Making_Magic

The return of "Evil" Mark Rosewater.

The Evil That Designers Do

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Hello. "Evil" Mark here. Yes, I’m back. It appears that the powers that be (a.k.a. Scott Johns and Kelly Digges) thought it would be just the most wonderful idea to reflect the duality of the Lorwyn / Shadowmoor blocks by having an Evil Twin Week. Idiots! You don’t invite evil twins in. Much like vampires, it never ends well. We’re evil. It’s in our name. Why don’t people get this?

Anyway, next week is Evil Twin Week. Why am I here now? For starters, evil twins don’t exactly follow rules. Also, Monday of next week is Memorial Day (an "American holiday" as Mark always patronizingly calls it every time he mentions it) so there’s no new Making Magic column. They just repeat this week’s. Not only are evil twins evil, we’re also smart. You try and cut us out ,and we find a way in regardless.

So now that I’m here, what am I going to talk about? It dawned on me that last time I "guest authored" (by the way, I estimate that Mark has about seventy-two hours of air left, so I suggest any interested parties start looking), I didn’t optimize my ability to do evil with the column. For some inane reason, Mark has a lot of readers. Now I could give all of you an “evil” fish or I could teach you how to fish evilly (it involves putting a slow-acting poison on the hook). I‘m choosing the latter. Mark drones on and on about good design. Well, today it’s evil design’s turn.

Before this article is done, I’m going to teach you four ways to really annoy any players stupid enough to use the cards you’ve designed. Honestly, it’s like shooting fish in a barrel, you know after you raised the temperature to boiling and electrified it. But first I have to teach you one important lesson.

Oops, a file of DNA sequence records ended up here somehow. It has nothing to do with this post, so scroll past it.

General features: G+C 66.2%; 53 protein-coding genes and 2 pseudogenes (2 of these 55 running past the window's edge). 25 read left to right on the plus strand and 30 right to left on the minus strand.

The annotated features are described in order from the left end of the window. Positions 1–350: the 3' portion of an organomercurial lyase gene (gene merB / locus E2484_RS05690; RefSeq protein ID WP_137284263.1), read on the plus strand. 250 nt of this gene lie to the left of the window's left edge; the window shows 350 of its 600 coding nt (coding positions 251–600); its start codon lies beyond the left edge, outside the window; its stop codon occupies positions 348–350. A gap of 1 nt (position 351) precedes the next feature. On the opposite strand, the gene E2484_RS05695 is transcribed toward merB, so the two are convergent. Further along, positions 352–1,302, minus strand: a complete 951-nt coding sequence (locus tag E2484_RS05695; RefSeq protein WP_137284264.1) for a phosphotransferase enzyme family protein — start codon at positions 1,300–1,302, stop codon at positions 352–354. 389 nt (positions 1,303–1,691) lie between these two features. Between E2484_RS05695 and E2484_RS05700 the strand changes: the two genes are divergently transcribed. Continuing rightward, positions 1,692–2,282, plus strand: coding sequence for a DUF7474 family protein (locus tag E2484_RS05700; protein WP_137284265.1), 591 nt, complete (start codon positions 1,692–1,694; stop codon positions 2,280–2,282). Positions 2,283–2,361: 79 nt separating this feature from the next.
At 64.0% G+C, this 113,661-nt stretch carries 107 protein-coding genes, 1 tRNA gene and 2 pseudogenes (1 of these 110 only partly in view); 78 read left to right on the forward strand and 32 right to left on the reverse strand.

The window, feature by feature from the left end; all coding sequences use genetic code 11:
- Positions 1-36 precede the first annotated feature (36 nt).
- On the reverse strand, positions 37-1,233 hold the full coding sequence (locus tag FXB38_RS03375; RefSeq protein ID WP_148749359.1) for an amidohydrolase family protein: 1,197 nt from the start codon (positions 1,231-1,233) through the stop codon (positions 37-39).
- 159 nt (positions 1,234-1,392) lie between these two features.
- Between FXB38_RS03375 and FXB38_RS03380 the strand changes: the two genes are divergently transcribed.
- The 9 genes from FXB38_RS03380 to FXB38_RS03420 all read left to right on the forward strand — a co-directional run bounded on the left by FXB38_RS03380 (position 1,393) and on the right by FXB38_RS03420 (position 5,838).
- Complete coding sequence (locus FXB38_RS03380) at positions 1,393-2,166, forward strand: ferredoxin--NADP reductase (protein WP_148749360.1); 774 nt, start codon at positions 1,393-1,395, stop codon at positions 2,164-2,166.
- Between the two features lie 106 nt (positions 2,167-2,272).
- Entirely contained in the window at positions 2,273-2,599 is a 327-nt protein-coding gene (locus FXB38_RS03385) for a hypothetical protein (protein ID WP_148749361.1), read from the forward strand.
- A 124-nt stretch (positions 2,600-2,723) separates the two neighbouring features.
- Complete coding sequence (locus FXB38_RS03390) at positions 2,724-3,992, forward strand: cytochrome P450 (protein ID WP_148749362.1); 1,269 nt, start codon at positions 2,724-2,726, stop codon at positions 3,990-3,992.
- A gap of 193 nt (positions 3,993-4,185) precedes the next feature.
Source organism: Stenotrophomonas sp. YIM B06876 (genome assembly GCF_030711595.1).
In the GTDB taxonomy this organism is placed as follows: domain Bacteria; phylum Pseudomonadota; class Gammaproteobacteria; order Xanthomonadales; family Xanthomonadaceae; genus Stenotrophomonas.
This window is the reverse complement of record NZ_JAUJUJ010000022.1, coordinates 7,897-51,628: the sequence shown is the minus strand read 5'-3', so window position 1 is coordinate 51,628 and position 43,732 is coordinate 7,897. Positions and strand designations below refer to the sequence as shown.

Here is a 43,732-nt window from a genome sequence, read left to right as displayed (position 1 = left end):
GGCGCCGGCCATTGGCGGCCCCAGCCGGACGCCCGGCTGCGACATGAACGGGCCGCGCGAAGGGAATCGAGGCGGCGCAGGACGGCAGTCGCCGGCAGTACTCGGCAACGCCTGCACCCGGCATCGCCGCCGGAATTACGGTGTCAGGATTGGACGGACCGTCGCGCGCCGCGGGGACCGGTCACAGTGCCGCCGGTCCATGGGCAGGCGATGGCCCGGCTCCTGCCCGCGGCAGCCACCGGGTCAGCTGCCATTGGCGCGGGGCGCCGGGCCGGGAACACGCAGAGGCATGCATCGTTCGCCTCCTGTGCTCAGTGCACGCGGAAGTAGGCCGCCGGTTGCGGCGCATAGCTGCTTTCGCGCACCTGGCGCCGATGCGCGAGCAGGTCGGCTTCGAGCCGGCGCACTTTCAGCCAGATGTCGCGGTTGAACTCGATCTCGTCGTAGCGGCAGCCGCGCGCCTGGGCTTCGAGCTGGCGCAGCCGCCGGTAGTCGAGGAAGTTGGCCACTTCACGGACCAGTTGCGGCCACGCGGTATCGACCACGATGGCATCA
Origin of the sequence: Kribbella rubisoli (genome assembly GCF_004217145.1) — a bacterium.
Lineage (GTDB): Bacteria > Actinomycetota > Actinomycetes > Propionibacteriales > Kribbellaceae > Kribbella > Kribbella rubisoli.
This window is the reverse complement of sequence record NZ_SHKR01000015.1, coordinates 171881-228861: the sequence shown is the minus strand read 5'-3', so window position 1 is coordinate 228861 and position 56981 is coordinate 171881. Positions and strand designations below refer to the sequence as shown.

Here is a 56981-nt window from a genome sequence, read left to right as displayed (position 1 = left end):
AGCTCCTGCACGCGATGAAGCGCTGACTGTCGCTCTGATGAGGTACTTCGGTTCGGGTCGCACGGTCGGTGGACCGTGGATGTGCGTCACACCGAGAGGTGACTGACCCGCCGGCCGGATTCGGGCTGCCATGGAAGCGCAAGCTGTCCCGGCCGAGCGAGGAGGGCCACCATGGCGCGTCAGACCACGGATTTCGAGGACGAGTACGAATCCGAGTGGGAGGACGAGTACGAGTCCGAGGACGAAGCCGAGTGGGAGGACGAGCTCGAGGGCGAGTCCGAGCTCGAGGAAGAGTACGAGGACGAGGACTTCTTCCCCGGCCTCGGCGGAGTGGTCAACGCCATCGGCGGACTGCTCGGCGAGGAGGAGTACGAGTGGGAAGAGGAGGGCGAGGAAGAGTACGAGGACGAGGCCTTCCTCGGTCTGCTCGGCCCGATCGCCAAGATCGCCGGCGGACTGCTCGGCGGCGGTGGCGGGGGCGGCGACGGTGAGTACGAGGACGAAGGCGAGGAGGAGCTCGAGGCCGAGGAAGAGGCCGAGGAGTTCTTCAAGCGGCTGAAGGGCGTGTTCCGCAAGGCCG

Click here.













All right, here’s the lesson. You’re all gullible idiots. Just kidding. Let’s try again.

Click here.













No really, you’re gullible idiots. Here’s how gullible. I’m going to do this yet a third time and you’re still going to click on it.

Click here.





Now that we’ve firmly established that you’re gullible idiots, let’s move on.





Here’s how this is going to work. I’m going to share with you insightful information, but I’m going to annoy you. I’m going to make it hard to read. I’m going to make you work for it. Why am I going to do this? I could make up some mumbo jumbo excuse like Mark always does explaining how forcing the readers to jump through unnecessary hoops mimics the annoyance that having card design that does the same thing has on players, but I won’t because that’s not why. It’s just because I’m evil. I enjoy your pain, anyone’s pain really. That’s the power of stealing a column with so many readers. I get to inflict so much pain on so many. I’m getting goose bumps.

If you aren’t up to the challenge, if you’re a wimp, if it’s just too hard for you – I’m going to give you this here. I call it the "I’m a loser" link and it will allow you to read this column without jumping through all the hoops. Why would a person as evil as I let you have an easy, loser out? Because you’ll know you took it, and it’ll eat at you. That, my friends, is the sign of true evil, preying on human weakness (a recurring theme for today’s article, by the way). Also, because I want to prolong the agony as much as I can, I’ll remind you that if you refresh this page, it will take you back to the beginning where you get to start all over—again.

Evil Dead Men Don’t Wear Plaid

Time to jump into the meat of today’s article. I guess the best way to start is here.











Ah, yes human psychology. You can always count on it to make people act like idiots. Why do you keep clicking? Because humans have to know the unknown. This leads us to today’s topic. Mark likes to talk about how designers have to take into account human psychology when creating cards. He likes to drone on about structure and aesthetics and all that junk. "When design fights human nature," he says, "human nature will always win."

I’m about to say something I almost never do: Mark’s right. I mean about this one isolated thing. He’s right that human nature is a potent force, but it's one just as easily used for evil. In today’s column I’m going to walk you through four different human psychological foibles that you can totally abuse to annoy players.

Click here for #1.

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